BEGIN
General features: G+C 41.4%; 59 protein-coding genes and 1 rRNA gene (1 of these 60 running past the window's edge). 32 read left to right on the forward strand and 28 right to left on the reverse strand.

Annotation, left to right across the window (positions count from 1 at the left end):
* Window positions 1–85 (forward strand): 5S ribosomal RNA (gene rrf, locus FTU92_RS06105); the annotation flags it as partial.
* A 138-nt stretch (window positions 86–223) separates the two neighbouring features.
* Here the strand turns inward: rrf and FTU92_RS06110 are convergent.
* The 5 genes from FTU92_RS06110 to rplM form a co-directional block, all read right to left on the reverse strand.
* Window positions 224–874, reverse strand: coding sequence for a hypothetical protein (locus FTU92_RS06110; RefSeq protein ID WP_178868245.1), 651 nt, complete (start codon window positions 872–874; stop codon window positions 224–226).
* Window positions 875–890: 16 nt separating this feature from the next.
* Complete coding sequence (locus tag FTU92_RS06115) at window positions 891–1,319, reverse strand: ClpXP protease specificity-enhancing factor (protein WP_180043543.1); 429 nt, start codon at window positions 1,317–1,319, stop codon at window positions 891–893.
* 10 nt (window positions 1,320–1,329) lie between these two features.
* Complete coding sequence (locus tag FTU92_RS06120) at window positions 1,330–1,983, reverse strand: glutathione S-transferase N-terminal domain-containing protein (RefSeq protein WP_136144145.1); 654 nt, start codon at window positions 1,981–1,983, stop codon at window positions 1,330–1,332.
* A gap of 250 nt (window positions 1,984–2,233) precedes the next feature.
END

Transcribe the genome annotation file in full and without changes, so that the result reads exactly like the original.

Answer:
General features: G+C 41.4%; 59 protein-coding genes and 1 rRNA gene (1 of these 60 running past the window's edge). 32 read left to right on the forward strand and 28 right to left on the reverse strand.

Annotation, left to right across the window (positions count from 1 at the left end):
* Window positions 1–85 (forward strand): 5S ribosomal RNA (gene rrf, locus FTU92_RS06105); the annotation flags it as partial.
* A 138-nt stretch (window positions 86–223) separates the two neighbouring features.
* Here the strand turns inward: rrf and FTU92_RS06110 are convergent.
* The 5 genes from FTU92_RS06110 to rplM form a co-directional block, all read right to left on the reverse strand.
* Window positions 224–874, reverse strand: coding sequence for a hypothetical protein (locus FTU92_RS06110; RefSeq protein ID WP_178868245.1), 651 nt, complete (start codon window positions 872–874; stop codon window positions 224–226).
* Window positions 875–890: 16 nt separating this feature from the next.
* Complete coding sequence (locus tag FTU92_RS06115) at window positions 891–1,319, reverse strand: ClpXP protease specificity-enhancing factor (protein WP_180043543.1); 429 nt, start codon at window positions 1,317–1,319, stop codon at window positions 891–893.
* 10 nt (window positions 1,320–1,329) lie between these two features.
* Complete coding sequence (locus tag FTU92_RS06120) at window positions 1,330–1,983, reverse strand: glutathione S-transferase N-terminal domain-containing protein (RefSeq protein WP_136144145.1); 654 nt, start codon at window positions 1,981–1,983, stop codon at window positions 1,330–1,332.
* A gap of 250 nt (window positions 1,984–2,233) precedes the next feature.